A partnership does not pay income tax, any profits or loss “passes through” to the partners.  A partnership files Form 1065 U. S. Return of Partnership Income.  Because a partner is not an employee they will not receive a W2, instead they receive a Schedule K-1 (Form 1065).  The K-1 is due to the partners by the due date of the 1065 Return.

CORPORATIONS

A corporation is a legal business structure chartered by the state.  Shareholders of the corporation contribute money, property or both.  A corporation can conduct business, realize a profit or loss, pay taxes and distribute profits to shareholders.

The profits of a corporation are taxable income to the corporation and the dividends to the shareholders are taxable income on their personal income tax return.  This creates double taxation.  The dividends to a shareholder are not a deduction for the corporation and a loss is not a deduction for the shareholder.

A corporation files a 1120 U. S. Corporation Income Tax Return.  If a shareholder has received any dividends during the year, they will receive a Form 1099-DIV in January of the following year.

S CORPORATIONS

A corporation can elect to be an S Corporation by submitting Form 2553 Election by a Small Business Corporation.  All the profits, loss, deductions and credits will  “flow through” to the shareholders.  The shareholders will report any income or loss on their personal tax return.  This will allow the S Corporation to avoid the double taxation on it’s income.  The S Corporation is still responsible for taxes on built-in gains and passive income.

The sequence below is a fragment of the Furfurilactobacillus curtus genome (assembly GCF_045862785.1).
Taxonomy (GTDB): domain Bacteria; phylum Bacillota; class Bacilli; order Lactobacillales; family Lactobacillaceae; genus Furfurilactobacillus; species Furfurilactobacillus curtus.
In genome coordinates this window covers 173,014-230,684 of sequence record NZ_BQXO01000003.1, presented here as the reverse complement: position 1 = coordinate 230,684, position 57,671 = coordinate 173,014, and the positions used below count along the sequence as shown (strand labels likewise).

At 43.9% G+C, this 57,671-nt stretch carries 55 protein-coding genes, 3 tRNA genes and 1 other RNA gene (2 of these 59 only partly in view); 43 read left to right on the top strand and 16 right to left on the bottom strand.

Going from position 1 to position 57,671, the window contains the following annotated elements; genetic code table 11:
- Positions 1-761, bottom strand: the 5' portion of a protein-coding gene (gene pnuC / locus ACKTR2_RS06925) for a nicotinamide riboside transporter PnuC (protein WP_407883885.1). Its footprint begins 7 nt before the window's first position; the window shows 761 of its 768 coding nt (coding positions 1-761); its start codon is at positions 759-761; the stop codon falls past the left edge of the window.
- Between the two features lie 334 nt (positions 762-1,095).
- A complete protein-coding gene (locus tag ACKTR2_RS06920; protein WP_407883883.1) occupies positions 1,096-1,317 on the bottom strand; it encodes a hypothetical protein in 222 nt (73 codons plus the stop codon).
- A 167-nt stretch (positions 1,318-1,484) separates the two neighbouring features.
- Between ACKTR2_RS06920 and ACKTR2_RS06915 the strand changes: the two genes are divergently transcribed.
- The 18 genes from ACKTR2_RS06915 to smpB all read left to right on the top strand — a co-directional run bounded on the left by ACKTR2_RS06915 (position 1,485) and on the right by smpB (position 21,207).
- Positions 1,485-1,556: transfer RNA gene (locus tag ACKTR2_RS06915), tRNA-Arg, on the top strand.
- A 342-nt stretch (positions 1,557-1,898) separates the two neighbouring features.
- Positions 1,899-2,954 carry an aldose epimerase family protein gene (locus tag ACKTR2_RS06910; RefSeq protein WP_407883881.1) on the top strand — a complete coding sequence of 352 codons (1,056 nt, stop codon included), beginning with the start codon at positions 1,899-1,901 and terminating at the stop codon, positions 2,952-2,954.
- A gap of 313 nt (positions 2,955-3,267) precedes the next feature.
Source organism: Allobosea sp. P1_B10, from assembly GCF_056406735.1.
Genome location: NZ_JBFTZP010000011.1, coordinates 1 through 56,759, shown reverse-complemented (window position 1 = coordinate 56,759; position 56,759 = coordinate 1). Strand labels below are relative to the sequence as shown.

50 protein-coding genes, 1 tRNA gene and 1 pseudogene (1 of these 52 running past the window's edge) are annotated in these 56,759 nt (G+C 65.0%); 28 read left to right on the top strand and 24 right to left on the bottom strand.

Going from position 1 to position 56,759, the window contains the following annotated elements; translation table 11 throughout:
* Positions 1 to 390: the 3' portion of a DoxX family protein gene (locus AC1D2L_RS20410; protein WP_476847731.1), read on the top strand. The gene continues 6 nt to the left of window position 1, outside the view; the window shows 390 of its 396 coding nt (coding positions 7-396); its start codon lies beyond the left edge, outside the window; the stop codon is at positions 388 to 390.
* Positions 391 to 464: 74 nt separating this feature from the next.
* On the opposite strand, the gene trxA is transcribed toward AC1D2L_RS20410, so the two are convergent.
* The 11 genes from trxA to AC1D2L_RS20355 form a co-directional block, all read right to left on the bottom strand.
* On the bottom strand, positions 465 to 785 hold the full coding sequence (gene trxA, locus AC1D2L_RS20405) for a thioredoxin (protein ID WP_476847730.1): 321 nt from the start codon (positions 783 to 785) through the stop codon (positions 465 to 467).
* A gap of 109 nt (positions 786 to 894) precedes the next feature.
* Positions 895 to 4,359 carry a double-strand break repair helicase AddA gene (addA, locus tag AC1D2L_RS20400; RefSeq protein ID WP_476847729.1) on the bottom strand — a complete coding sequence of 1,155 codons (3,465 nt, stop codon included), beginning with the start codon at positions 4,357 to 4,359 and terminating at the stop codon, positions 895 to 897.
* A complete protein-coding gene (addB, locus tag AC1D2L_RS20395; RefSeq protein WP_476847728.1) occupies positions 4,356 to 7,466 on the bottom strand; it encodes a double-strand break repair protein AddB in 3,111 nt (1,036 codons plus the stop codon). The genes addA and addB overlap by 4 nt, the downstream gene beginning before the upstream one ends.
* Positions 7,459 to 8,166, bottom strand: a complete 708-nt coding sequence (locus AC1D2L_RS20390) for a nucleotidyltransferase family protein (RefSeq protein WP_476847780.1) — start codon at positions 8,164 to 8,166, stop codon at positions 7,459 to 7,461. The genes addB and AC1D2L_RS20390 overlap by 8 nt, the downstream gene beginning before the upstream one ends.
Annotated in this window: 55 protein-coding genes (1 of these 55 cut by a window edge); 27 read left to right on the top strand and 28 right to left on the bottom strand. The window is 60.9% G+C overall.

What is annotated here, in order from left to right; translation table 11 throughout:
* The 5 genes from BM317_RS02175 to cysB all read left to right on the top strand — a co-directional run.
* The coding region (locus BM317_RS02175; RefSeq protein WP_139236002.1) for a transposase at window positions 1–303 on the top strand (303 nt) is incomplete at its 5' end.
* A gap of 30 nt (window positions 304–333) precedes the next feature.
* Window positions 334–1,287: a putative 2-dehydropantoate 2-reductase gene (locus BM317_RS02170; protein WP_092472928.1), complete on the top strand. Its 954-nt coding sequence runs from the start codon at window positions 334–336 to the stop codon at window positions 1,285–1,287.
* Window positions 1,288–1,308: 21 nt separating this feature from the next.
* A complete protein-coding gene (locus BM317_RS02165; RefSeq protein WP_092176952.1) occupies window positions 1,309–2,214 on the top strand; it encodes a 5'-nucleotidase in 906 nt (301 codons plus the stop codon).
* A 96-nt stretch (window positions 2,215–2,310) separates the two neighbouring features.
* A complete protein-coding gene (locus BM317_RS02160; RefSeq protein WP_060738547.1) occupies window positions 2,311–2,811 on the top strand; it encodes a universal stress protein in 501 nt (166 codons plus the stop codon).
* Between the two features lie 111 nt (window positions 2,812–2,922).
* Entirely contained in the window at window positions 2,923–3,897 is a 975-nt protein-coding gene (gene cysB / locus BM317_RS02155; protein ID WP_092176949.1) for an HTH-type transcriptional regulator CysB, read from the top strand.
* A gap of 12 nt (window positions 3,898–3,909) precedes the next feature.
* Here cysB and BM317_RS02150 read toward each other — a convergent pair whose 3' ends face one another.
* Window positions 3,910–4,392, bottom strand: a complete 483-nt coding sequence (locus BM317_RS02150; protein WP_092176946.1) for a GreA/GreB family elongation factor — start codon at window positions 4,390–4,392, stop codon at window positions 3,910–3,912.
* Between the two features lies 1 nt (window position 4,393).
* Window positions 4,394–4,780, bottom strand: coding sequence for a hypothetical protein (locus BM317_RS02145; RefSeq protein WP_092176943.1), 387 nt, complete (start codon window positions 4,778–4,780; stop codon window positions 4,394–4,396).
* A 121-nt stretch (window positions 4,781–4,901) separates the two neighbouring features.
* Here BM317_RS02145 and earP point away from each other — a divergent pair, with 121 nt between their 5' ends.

Shareholders of an S Corporation receive a distribution of the profit.  The distributions reduces the equity in the company.  Shareholders who work for the company are also employees and  should be paid a “reasonable” salary which is an expense.  Your tax advisor can help you in determining how much the “reasonable” salary should be.  Shareholders do not pay a self-employment tax on distributions, however the normal payroll taxes apply to salaries.

The S Corporation files a Form 1120s U. S. Income Tax Return for an S Corporation.  A Form 1120s Schedule K-1 is distributed to the shareholder.  The shareholder may also receive a  W2 if they received wages throughout the year.

LIMITED LIABILITY COMPANY